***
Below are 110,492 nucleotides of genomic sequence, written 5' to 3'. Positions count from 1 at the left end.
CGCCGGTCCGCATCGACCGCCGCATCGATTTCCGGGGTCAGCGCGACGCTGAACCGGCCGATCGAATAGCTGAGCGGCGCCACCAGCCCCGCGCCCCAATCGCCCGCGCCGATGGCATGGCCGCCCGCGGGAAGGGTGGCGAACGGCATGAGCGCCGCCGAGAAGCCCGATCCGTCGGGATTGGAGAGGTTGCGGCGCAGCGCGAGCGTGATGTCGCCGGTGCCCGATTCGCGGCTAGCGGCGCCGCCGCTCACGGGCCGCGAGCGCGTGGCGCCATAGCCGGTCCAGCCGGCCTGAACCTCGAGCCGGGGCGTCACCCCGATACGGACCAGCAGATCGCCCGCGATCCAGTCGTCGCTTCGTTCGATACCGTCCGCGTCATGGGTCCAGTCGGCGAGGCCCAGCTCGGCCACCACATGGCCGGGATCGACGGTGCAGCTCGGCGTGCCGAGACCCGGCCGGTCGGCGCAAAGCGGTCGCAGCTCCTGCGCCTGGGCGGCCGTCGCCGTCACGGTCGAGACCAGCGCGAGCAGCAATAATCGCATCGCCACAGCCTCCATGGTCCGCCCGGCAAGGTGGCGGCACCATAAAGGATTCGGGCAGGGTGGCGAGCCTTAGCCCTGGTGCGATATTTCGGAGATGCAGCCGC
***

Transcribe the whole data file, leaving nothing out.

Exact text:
Below are 110,492 nucleotides of genomic sequence, written 5' to 3'. Positions count from 1 at the left end.
CGCCGGTCCGCATCGACCGCCGCATCGATTTCCGGGGTCAGCGCGACGCTGAACCGGCCGATCGAATAGCTGAGCGGCGCCACCAGCCCCGCGCCCCAATCGCCCGCGCCGATGGCATGGCCGCCCGCGGGAAGGGTGGCGAACGGCATGAGCGCCGCCGAGAAGCCCGATCCGTCGGGATTGGAGAGGTTGCGGCGCAGCGCGAGCGTGATGTCGCCGGTGCCCGATTCGCGGCTAGCGGCGCCGCCGCTCACGGGCCGCGAGCGCGTGGCGCCATAGCCGGTCCAGCCGGCCTGAACCTCGAGCCGGGGCGTCACCCCGATACGGACCAGCAGATCGCCCGCGATCCAGTCGTCGCTTCGTTCGATACCGTCCGCGTCATGGGTCCAGTCGGCGAGGCCCAGCTCGGCCACCACATGGCCGGGATCGACGGTGCAGCTCGGCGTGCCGAGACCCGGCCGGTCGGCGCAAAGCGGTCGCAGCTCCTGCGCCTGGGCGGCCGTCGCCGTCACGGTCGAGACCAGCGCGAGCAGCAATAATCGCATCGCCACAGCCTCCATGGTCCGCCCGGCAAGGTGGCGGCACCATAAAGGATTCGGGCAGGGTGGCGAGCCTTAGCCCTGGTGCGATATTTCGGAGATGCAGCCGC